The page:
NBC's excellent First Read, on Huckabee's strong showing in Ames, Iowa:
He actually received more votes than he bought, a noble feat in the straw poll. ...
1) a desperate, Lindsey Graham-like make-up call to placate conservatives by enforcing existing laws (a possible trust-building precondition to winning some of them over to legalization of currently-illegal residents) or
2) a Leninesque attempt to heighten the contradictions and create pressure for legalization by demonstrating to business and the media that actually enforcing the existing immigration laws is intolerable?
Day In/Day Out wonders too. ... If it's option 2, of course, then Homeland Security might intentionally choose to enforce the law in as clumsy, heartless, and lawsuit-inspiring a fashion as possible, in order to create the maximum number of negative headlines. ... Certainly the case for the paranoid option (2) was enhanced by the LAT 's report on the crackdown, featuring bitter you-asked-for-it-now-you're-going-to-get-it quotes from Homeland Security Secretary Michael Chertoff:
Chertoff acknowledged. "There will be some unhappy consequences for the economy out of doing this," he said in an interview with The Times.
Chertoff said he had little sympathy for businesses that hire illegal workers, saying they should have seen the crackdown coming after the Senate failed to pass immigration reform. "We have been crystal clear about what the consequences would be," he said. ...[snip]
Chertoff suggested that once the provisions had been in force for a while, Congress would see immigration reform in a different light.
"Everybody who criticized comprehensive immigration reform for being too complex, maybe now they're going to realize it's complex because there are a lot of interconnected pieces to this and when you try to deal with only one corner of it, you wind up with a huge impact on something else," he said. [E.A.]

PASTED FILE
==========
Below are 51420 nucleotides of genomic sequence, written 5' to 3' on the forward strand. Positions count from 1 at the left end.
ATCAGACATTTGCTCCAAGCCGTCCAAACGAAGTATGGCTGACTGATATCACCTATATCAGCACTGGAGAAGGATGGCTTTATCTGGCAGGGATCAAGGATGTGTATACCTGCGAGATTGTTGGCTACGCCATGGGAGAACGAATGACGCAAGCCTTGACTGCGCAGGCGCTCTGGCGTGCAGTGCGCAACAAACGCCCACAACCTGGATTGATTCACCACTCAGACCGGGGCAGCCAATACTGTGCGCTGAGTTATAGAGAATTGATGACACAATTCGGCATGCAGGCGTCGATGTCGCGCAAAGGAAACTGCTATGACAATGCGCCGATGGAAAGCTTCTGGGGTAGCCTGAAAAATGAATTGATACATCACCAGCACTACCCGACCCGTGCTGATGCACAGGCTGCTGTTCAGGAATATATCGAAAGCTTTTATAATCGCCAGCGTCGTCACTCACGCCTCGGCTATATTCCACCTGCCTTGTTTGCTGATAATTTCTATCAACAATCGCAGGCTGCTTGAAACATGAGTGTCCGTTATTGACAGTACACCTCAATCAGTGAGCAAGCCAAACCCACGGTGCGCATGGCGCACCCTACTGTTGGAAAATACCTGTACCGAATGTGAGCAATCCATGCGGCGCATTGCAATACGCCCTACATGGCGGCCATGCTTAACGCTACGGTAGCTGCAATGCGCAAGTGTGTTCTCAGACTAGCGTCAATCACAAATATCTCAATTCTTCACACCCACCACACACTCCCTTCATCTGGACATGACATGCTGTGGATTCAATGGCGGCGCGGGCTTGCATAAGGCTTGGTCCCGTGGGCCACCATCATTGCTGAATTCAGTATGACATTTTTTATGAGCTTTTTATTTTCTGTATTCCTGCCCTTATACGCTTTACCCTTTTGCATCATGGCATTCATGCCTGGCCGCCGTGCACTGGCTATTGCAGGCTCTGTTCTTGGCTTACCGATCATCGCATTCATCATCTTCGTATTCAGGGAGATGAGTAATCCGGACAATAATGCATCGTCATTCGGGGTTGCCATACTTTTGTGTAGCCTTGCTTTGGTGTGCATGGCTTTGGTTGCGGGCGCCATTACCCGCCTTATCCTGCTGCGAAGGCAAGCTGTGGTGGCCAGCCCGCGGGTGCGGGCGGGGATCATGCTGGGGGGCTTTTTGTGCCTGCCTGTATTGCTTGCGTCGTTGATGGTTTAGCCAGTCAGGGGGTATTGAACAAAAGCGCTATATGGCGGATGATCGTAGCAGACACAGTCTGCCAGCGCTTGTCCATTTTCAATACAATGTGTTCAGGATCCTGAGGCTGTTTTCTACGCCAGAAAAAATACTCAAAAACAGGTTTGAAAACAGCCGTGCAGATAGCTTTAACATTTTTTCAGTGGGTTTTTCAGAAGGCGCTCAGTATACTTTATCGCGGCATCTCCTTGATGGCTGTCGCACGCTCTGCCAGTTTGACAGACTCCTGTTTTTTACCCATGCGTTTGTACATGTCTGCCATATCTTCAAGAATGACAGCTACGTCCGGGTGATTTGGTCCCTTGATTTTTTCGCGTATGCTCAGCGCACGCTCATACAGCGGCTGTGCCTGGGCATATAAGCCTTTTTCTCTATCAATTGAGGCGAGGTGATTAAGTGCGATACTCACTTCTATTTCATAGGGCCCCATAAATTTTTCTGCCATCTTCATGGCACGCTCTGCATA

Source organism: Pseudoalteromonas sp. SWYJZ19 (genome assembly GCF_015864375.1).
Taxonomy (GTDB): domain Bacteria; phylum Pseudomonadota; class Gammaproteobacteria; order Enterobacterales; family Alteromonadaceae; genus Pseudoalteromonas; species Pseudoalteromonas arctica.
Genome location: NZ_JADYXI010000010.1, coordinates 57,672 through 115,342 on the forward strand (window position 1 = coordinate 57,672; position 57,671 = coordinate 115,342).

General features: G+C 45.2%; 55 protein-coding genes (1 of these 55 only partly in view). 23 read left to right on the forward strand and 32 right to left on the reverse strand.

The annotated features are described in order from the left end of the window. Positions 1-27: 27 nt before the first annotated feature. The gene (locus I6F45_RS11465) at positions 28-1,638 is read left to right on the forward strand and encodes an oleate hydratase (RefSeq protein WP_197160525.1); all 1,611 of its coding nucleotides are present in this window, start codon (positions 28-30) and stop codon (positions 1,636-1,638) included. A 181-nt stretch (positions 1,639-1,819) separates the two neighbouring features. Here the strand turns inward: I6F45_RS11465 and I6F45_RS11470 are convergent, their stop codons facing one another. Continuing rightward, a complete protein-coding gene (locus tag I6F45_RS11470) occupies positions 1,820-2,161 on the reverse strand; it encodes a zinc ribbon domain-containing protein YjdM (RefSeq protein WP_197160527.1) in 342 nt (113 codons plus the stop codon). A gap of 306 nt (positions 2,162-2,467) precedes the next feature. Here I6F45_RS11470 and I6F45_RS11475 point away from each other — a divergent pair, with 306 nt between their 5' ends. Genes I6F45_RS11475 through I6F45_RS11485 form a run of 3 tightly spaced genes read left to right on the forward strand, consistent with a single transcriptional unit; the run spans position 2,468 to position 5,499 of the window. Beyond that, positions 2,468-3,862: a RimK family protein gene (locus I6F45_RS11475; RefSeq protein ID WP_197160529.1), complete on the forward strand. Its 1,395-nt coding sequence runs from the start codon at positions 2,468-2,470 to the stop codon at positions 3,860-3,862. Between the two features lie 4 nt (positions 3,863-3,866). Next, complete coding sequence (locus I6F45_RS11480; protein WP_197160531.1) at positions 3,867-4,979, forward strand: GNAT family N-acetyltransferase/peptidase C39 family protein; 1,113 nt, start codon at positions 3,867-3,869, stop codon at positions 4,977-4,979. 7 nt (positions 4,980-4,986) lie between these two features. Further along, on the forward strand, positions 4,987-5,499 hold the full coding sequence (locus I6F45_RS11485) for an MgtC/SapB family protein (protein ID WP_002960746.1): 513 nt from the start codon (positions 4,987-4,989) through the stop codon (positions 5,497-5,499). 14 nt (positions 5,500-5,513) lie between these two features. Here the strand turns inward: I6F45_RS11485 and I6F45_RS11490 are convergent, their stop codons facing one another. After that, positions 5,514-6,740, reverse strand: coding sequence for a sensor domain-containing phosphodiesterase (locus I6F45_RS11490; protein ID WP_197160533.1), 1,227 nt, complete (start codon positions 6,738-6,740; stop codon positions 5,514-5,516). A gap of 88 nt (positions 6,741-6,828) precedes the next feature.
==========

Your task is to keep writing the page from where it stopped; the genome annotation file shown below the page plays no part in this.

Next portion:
Bush Commerce Secretary Carlos Gutierrez is also quoted saying, in effect, that the effort he just launched will lead to disaster. ("We do not have the workers our economy needs ... Ultimately congress will have to pass comprehensive immigration reform.")
Do you trust these men to implement the plan skillfully when they have an explicit interest in causing pain? For example, wouldn't it be better to focus enforcement on new hires whose Social Security numbers don't match, rather than disruptively forcing the firing of existing workers who may have been here for decades? But of course, if it's strategy #2 Bush is pursuing, then destroying the lives of decades-long residents exactly what Chertoff should be focusing on, because that's what will generate the horror stories that might fuel a new push for amnesty. ... It's a new twist on the old Washington Monthly "Firemen First" Principle, in which agencies defend their budgets by making cuts in the most disruptive manner possible, typically by firing firemen and cops. ...
I'm paranoid. I don't trust Chertoff--he seems personally embittered by his "comprehensive" humiliation. I'd focus on new hires, not existing workers. But so far the anti-comprehensive camp--including, for example, Mark Krikorian, Polipundit and Terry Jeffrey--thinks highly of the Bush crackdown. Will they wake up in a few months and realize they've been snookered, or Lenined? ...
TODAY IN SLATE
More Than Scottish Pride
Scotland’s referendum isn’t about nationalism. It’s about a system that failed, and a new generation looking to take a chance on itself.
Yes, Black Families Tend to Spank More. That Doesn’t Mean It’s Good for Black Kids.
Why Greenland’s “Dark Snow” Should Worry You
If You’re Outraged by the NFL, Follow This Satirical Blowhard on Twitter
The Best Way to Organize Your Fridge
The GOP’s Focus on Fake Problems
Why candidates like Scott Walker are building campaigns on drug tests for the poor and voter ID laws.
Giving Up on Goodell
How the NFL lost the trust of its most loyal reporters.